She said it twice in one interview, as if to underline the point. ‘I had her… I had her.’
And she did. With 19 seconds of a nerve-wracking, pulsating taekwondo final remaining, Lauren Williams led her world No 1 opponent by five points. They were ready to party on the streets of Blackwood.
After two rounds of cat and mouse, the 22-year-old Welsh dragon had fired off a furious assault of kicks and body shots on the overwhelming favourite, Croatia’s Matea Jelic, in the third.
Lauren Williams collected a well fought silver medal despite just missing out on a gold medal
Williams was seen off by an agonising late fightback by Matea Jelic of Croatia who took gold
Williams shares a hug with Jelic having been forced to settle for a silver medal in Tokyo
Victory was in her grasp. Team GB was ready to cap a glorious day, a magical Monday, with the perfect ending. But there was to be no fourth gold.
That is the thing about the Olympic Games. You can question why the most welcoming of hosts cannot get to put the world’s greatest show on at a time in the future when its adoring public can come and watch.
You can wonder why they are taking place amid a backdrop of protest and empty stands. You can even ask why the non-Russian Russians are here. But the one thing you cannot query is the level of talent on display.
In the same arena where, on Sunday night, Bradly Sinden suffered late heartbreak, along came the creeping feeling of deja vu. Nobody knows what Team GB did to the Makuhari Messe convention centre in a previous life but it cannot have been pleasant.
Sinden was leading with eight seconds to go. Williams was still in front by three with 10 left. Jelic, seeing defeat in the sparkling blue eyes of her opponent, went to the well. Unfortunately for the Monmouthshire girl, she found it overflowing.
The two fighters enjoy a good relationship and have sparred regularly in recent times
Williams had been in front by three points with just 14 seconds remaining in the final round
It went like this: body kick, penalty, head shot, penalty, body shot, penalty. And with that, the damage was done. By the time the buzzer sounded 21-16 had turned into 22-25. Heartbreak. Again. She had her. She really did. Only then she didn’t.
‘It’s not enough,’ an honest Williams said in the immediate aftermath of a -67kg final for the ages, ‘I had her but I messed up, I made a mistake.’
That is the other thing about the world’s finest — they tend to be incredibly hard on themselves. ‘I tried my best,’ Williams continued. ‘I’m very happy with how I performed. I had her — but an Olympic silver medal isn’t bad.’
Context is key. This, the planet’s biggest stage, is the latest step in an unorthodox journey propelled by caravans. Williams was inspired to take up the sport when watching Jade Jones win gold in London 2012 on holiday in a mobile home.
At 14, she was old enough to be selected to train with the Great Britain squad in its Manchester HQ but not old enough to move into digs.
The Welsh fighter led for much of the contest but could not see off the favourite on Monday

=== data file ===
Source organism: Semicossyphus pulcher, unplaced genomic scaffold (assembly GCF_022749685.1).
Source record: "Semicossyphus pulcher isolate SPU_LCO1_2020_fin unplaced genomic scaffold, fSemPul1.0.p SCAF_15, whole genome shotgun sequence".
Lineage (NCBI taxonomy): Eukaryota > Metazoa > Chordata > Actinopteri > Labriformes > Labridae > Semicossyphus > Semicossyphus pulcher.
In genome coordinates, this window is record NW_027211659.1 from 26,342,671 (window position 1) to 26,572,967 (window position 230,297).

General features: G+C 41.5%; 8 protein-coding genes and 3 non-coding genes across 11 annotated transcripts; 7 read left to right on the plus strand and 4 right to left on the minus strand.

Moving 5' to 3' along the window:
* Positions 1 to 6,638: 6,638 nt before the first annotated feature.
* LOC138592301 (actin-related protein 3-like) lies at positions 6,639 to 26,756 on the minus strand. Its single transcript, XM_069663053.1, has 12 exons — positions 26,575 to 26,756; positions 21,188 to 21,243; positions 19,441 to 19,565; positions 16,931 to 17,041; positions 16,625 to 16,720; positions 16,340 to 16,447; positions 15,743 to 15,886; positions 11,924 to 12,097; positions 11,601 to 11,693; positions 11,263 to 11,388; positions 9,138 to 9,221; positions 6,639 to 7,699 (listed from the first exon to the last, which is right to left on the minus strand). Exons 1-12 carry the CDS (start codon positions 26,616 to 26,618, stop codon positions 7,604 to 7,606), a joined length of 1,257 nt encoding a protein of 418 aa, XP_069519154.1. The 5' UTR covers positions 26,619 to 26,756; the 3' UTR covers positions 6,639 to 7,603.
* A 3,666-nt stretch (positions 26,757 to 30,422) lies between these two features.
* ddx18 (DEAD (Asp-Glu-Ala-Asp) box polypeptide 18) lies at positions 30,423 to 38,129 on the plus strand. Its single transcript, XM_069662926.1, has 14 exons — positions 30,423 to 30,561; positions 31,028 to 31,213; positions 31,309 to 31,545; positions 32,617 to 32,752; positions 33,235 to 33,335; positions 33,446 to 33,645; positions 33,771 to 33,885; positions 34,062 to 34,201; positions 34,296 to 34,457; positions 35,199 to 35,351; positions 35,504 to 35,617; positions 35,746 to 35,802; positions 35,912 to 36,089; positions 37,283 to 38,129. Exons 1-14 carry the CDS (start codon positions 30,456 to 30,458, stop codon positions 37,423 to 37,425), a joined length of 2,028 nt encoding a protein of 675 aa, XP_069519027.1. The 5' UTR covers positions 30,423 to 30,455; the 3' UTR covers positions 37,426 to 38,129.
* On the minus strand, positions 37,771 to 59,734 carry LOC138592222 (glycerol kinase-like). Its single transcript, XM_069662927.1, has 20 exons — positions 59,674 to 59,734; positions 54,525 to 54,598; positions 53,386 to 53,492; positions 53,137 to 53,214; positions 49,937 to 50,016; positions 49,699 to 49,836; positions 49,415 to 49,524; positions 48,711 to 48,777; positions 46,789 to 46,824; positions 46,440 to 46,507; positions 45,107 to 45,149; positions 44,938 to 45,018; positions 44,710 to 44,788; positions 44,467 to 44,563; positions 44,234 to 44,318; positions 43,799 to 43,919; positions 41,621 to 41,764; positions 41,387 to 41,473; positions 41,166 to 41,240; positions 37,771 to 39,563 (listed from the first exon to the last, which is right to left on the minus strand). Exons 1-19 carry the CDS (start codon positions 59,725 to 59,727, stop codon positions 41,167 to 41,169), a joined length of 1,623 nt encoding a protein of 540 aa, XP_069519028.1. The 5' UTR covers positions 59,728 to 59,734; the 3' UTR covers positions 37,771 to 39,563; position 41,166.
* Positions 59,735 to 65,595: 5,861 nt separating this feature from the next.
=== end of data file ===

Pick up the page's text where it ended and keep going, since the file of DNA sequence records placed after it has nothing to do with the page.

The 22-year-old shares a discussion with her coach during time-out at the final
Instead, her mum had a brainwave and moved with her daughter from south Wales to northern England. They slept on sofas in the family caravan.
When asked if she dreamed of an Olympic podium while living off microwave meals in her temporary accommodation, Williams was quick to respond.
‘No!’ she said. ‘That girl in 2012, watching the telly — I never thought I’d be here with the best athletes in the world. I made a lot of sacrifices. I’ve lost out on a lot of the usual teenage years.
Friends, family holidays. I moved away from home. It’s been difficult but I wouldn’t change it for the world. To be 22 and stood on the podium is incredible.’
When the medal arrived, Williams turned it over and over in her hands. There was no football-style ripping it from around her neck. There will be more opportunities for gold but the sting of this will take some time to depart.
Williams connects with a kick to the head in an well contested Olympic final in Tokyo
Williams has fought back from a series of recent injuries to superbly reach the Olympic final
‘I knew I was winning but I didn’t know there were only 10 seconds left,’ she explained. ‘I made a mistake — I went reactive. A mistake has been made on the biggest stage of my career and hopefully it will never happen again. I’ve just got to move on.’
There is a lot to like about Williams, who remains wonderfully grounded. ‘I FaceTimed my family all day to keep my head level,’ she said. ‘To remind me it’s just another competition and I’ve got my mum and dad having a cup of tea at home.’
Even now she could laugh at herself. ‘Injury didn’t cross my mind,’ she said when quizzed about a recent hamstring tear. ‘I was fully focused on what I had to do.’ She then paused and added with a smile: ‘Until the last 10 seconds.’
Williams turned her parents’ living room into a gym after moving back to Wales at the start of lockdown and disclosed that she had destroyed some of the ornaments while she trained.
After this most cruel finish, everyone was left in pieces.